The critics claim that he is again playing the doomsayer, the spoiler of efforts to avoid conflict and restore Iran to the community of nations.

Why would any leader subject himself to such obloquy? Why would he risk international isolation and friction with crucial allies? And why, as some commentators assert, would Netanyahu jeopardize a peaceful resolution of the Iranian nuclear threat and drag his country — and perhaps not only his — into war?

The answers to these questions are simple.

Netanyahu is acting out of a deep sense of duty to defend Israel against an existential threat. Such dangers are rare in most countries' experience but are traumatically common in Israel's, and they render the price of ridicule irrelevant.

Moreover, when formulating policies vital to Israel's survival, the prime minister consults with Israel's renowned intelligence community, a robust national security council and highly specialized units of the Israel Defense Forces. Netanyahu may at times appear to stand alone on Iran, but he is backed by a world-class body of experts.

In 2011, these same analysts predicted that the Arab Spring, which was widely hailed as the dawn of Middle Eastern democracy, would be hijacked by Islamic radicals. They foresaw years of brutal civil strife. Netanyahu publicly expressed these conclusions and was denounced as a naysayer by many of the same columnists who are now lambasting him on Iran.

Yet it is precisely on Iran that Israeli specialists have proved most prescient. They were the first, more than 20 years ago, to reveal Iran's clandestine nuclear activities. They continued to scrutinize the program, emphasizing its military goals, even after 2003, when weaponization was purportedly halted.

Throughout several attempts at diplomacy, these experts have disclosed the ways that Iran systematically obstructed United Nations observers, lied to world leaders and hid nuclear facilities, such as the one at Fordow, which can have no peaceful purpose. Israeli intelligence has accurately tracked Iran's support for terrorist organizations, its role in the massacre of thousands of Syrians and its responsibility for attacks against civilians in dozens of cities around the world.

This does not mean that Israeli estimates are infallible. Since the failure to foresee the 1973 Yom Kippur War, intelligence officials are wary of long-standing conceptions and rigorously question them. Nevertheless, Israeli experts agree that for hegemonic purposes and internal security, the Iranian regime wants and needs the bomb.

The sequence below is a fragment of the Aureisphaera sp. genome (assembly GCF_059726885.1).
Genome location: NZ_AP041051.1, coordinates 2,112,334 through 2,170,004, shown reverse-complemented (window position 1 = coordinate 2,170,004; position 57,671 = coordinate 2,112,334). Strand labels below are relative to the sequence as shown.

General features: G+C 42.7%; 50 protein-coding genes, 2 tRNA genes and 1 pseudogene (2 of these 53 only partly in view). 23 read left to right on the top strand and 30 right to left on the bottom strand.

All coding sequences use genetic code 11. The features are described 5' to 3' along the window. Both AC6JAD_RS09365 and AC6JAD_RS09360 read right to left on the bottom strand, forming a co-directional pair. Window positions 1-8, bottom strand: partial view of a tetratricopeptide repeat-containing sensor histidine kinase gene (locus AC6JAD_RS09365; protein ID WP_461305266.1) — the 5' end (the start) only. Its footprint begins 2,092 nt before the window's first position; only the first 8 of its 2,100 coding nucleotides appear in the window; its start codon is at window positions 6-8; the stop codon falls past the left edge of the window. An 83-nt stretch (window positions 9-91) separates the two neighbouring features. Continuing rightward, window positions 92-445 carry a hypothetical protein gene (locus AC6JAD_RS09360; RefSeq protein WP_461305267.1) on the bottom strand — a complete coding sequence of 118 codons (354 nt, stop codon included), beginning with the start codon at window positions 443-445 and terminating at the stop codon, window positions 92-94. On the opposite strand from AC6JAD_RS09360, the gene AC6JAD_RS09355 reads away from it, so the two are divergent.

Consequently, it will employ any ruse to preserve the ability to produce a weapon in a matter of weeks while obtaining some relief from sanctions.

Iranian leaders know — and Israel's analysts agree — that lessening the economic pressure on Iran will send an incontrovertible message to foreign companies, many of which are already seeking contracts with Tehran, that the sanctions that took years to build are ending. Iran could drag out any confidence-building period indefinitely while producing fissile materiel for multiple bombs.

Top-flight intelligence helped Israel grapple with the challenges posed by the Arab Spring, but the stakes regarding Iran — the lives of 8 million Israelis — are vastly greater. Pundits may posit that Iranian President Hassan Rouhani is a moderate, but Israelis cannot indulge in speculation. Our margin for error is nil.

Knowing that, Netanyahu is duty-bound to warn of Iranian subterfuge, to insist that Iran cede its centrifuges, cease enrichment, close its heavy-water plant and transfer its nuclear stockpiles abroad.

He has a responsibility to explain that although Israel has the most to gain from diplomacy, it also has the most to lose from its failure. He is obliged to stress that the choice is not between sanctions and war but between a bad deal and stronger sanctions. And as the prime minister of the Jewish state, Netanyahu must assert Israel's right to defend itself against any existential threat.

Critics can call him militant or intransigent, but Netanyahu is merely doing his job. Any Israeli leader who did less would be strategically and morally negligent.

Via the Los Angeles Times

Federation Board of Trustees Approve Resolution on Iran

Yesterday, the JFNA Executive Committee, based on a directive by the JFNA Board of Trustees and Delegate Assembly meeting Nov. 12 during the 2013 GA in Jerusalem, discussed the issue of ongoing negotiations involving the U.S., Canada, the P5+1 nations and Iran regarding Iran’s nuclear weapons program.

The Executive Committee today approved a resolution on Iran that urges the “complete dismantling” of Iran’s capability to produce nuclear weapons. The resolution sends a clear message on behalf of the Jewish Federation system to the U.S., Canada and the P5+1 nations currently negotiating with Iran.

We will be sending a more detailed briefing on this resolution to Federations, and providing it to media, but we wanted to alert you first. Below is the complete text of the resolution, as unanimously approved by the Executive Committee.